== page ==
Selected Poems: Poesia Selecta

Selected Poems: Poesia Selecta

Selected Poems: Poesia Selecta

Selected Poems: Poesia Selecta


"Pales Matos was a native, and lifelong resident, of Puerto Rico. Though he was not black, he became one of the Caribbean's leading advocates of poesia negra (black poetry). His landmark 1937 collection Tuntun de Pasa y Griferia: Poesia Afro-Antillana (Tom-Tom of Kinky Hair and Black Things: Afro-Caribbean Poetry) joyously celebrated the African aspects and source of Puerto Rico's culture and influenced later generations of writers throughout the Western hemisphere." Title Summary field provided by Blackwell North America, Inc. All Rights Reserved


Luis Palés Matos is … probably one of the most important
poets of all Latin America today—though many would con
test this from a conventional viewpoint.

William Carlos Williams,
from the introductory note to his translation
Prelude in Boricua

In 1941, WILLIAM CARLOS WILLIAMS attended the Inter-American Writers Conference in Puerto Rico, where he met Luis Palés Matos. This encounter with a major poet from his mother’s homeland symbolized much for Williams, who from his earliest years had set out to identify the tributary antecedents that flowed into his cultural and artistic genealogy, what he called—referring to both blood and poetry—his “‘line.’” Starting with the seventeenth-century baroque poets Góngora and Quevedo and extending to the twentieth-century Cubists Gris and Picasso, that mainly Spanish “line,” his maternal legacy, also connected him to every Spanish and Latin American writer of his time. When traveling through Andalusia, for example, he was conscious of the spirit of Lorca, who descended from that line. Pablo Neruda, another spiritual brother, was portrayed in a poem by Williams as another of his mother Elena’s sons. So when in 1941 Williams and Luis Palés Matos were introduced, Palés instantly became kindred in Williams’s reconstructed lineage.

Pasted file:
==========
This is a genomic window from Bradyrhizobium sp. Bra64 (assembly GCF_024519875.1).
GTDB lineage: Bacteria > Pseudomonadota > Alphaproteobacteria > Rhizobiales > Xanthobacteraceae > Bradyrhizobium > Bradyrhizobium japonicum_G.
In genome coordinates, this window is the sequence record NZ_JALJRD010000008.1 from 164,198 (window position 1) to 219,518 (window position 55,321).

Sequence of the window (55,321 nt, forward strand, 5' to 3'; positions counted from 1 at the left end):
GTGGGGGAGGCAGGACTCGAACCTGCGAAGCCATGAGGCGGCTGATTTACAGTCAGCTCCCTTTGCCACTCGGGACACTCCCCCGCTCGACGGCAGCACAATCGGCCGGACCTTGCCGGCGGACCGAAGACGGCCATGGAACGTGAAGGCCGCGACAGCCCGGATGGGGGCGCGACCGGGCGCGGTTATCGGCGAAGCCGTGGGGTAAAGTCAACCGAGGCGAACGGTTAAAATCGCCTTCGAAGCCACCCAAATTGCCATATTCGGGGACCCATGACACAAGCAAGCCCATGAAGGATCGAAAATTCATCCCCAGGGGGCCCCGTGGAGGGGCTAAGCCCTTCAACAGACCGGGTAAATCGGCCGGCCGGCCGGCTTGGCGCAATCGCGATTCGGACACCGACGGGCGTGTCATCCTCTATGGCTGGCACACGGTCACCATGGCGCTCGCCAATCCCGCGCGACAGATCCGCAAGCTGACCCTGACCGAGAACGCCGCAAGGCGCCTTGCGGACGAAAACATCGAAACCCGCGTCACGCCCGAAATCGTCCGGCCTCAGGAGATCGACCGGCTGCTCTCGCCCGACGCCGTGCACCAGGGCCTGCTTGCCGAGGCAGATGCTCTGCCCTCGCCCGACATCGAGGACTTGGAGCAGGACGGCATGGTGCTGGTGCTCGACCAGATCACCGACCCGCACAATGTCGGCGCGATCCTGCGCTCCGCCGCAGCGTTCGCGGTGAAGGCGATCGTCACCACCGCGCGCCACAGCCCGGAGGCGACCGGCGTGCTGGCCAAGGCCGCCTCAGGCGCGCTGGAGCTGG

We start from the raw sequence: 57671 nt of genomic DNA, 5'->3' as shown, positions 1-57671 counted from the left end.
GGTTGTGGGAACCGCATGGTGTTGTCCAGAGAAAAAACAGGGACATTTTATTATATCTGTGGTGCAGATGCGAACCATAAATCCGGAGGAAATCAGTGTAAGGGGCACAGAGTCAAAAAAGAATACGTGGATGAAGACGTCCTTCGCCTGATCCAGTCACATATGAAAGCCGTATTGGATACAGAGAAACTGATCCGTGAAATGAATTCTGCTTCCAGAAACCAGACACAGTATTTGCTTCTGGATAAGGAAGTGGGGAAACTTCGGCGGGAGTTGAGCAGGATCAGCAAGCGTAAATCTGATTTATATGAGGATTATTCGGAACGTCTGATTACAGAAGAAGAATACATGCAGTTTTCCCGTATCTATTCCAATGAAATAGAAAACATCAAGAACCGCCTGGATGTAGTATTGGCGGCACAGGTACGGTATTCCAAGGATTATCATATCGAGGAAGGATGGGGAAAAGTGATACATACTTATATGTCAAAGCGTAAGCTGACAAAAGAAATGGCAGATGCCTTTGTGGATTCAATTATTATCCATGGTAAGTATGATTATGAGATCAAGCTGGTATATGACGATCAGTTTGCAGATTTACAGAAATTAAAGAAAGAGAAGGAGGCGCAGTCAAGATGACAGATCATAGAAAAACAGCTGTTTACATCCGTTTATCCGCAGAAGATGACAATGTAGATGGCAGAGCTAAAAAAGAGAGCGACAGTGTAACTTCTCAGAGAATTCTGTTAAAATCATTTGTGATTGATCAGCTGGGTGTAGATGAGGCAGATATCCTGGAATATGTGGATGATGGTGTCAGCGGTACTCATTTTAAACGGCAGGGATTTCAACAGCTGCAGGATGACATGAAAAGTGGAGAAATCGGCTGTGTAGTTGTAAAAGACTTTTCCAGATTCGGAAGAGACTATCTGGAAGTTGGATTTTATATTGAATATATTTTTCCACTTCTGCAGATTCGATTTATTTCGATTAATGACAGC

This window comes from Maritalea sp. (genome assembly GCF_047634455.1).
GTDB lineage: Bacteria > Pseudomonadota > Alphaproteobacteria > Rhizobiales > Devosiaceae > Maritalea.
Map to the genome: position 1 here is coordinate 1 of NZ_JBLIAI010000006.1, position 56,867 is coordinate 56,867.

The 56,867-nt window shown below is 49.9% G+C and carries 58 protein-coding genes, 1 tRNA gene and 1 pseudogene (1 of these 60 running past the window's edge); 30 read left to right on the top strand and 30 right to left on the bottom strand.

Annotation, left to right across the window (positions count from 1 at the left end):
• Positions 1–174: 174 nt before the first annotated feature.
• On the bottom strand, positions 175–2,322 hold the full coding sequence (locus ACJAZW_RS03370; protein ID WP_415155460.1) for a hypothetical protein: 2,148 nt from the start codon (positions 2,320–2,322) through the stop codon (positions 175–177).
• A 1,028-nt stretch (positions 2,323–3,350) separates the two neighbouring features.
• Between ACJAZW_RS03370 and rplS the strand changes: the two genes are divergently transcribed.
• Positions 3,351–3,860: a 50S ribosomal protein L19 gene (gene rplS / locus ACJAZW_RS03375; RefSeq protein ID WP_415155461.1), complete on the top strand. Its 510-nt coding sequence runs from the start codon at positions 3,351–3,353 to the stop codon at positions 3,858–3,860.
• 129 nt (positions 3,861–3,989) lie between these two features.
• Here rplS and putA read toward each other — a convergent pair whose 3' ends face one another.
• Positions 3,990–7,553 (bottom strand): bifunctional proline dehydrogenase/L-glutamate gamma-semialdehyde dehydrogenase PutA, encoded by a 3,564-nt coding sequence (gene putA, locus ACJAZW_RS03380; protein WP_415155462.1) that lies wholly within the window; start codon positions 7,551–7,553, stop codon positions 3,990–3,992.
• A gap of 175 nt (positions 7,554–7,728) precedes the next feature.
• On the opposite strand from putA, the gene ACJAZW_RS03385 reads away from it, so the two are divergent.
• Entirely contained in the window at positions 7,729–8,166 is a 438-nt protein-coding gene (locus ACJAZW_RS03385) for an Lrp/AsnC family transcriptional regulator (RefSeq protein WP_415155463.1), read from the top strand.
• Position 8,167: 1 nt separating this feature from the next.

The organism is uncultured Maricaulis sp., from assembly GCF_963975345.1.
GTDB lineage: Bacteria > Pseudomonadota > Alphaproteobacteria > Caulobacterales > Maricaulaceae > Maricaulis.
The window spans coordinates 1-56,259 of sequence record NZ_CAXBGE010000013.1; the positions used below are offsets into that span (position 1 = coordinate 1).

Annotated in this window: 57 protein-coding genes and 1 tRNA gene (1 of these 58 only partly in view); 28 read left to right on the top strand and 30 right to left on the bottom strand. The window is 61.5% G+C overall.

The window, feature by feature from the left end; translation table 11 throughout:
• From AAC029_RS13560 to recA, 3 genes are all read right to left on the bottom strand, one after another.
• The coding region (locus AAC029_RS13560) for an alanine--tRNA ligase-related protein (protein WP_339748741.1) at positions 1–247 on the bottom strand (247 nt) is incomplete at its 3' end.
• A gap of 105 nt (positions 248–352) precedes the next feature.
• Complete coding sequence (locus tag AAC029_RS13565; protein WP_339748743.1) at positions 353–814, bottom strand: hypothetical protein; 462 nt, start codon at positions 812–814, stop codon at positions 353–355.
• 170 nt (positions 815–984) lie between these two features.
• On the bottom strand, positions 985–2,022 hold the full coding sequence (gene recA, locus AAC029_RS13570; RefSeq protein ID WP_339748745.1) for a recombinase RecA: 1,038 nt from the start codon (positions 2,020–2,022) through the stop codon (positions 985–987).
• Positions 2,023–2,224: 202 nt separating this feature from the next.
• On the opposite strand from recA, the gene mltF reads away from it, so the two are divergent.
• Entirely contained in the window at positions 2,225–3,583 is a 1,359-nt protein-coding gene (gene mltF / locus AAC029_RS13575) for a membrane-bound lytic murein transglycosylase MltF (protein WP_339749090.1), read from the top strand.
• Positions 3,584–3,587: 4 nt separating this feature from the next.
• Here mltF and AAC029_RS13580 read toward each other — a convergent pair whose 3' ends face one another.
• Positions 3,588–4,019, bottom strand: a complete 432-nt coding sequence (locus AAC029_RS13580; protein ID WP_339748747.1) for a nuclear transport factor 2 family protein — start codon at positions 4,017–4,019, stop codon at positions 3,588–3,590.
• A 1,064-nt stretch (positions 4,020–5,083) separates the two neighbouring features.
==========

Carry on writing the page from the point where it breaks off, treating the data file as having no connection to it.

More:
In Palés’s 1937 book Tuntún de pasa y grifería: poesía afroanti llana (Tomtom of Kinky Hair and Black Things: Afro-Caribbean . . .

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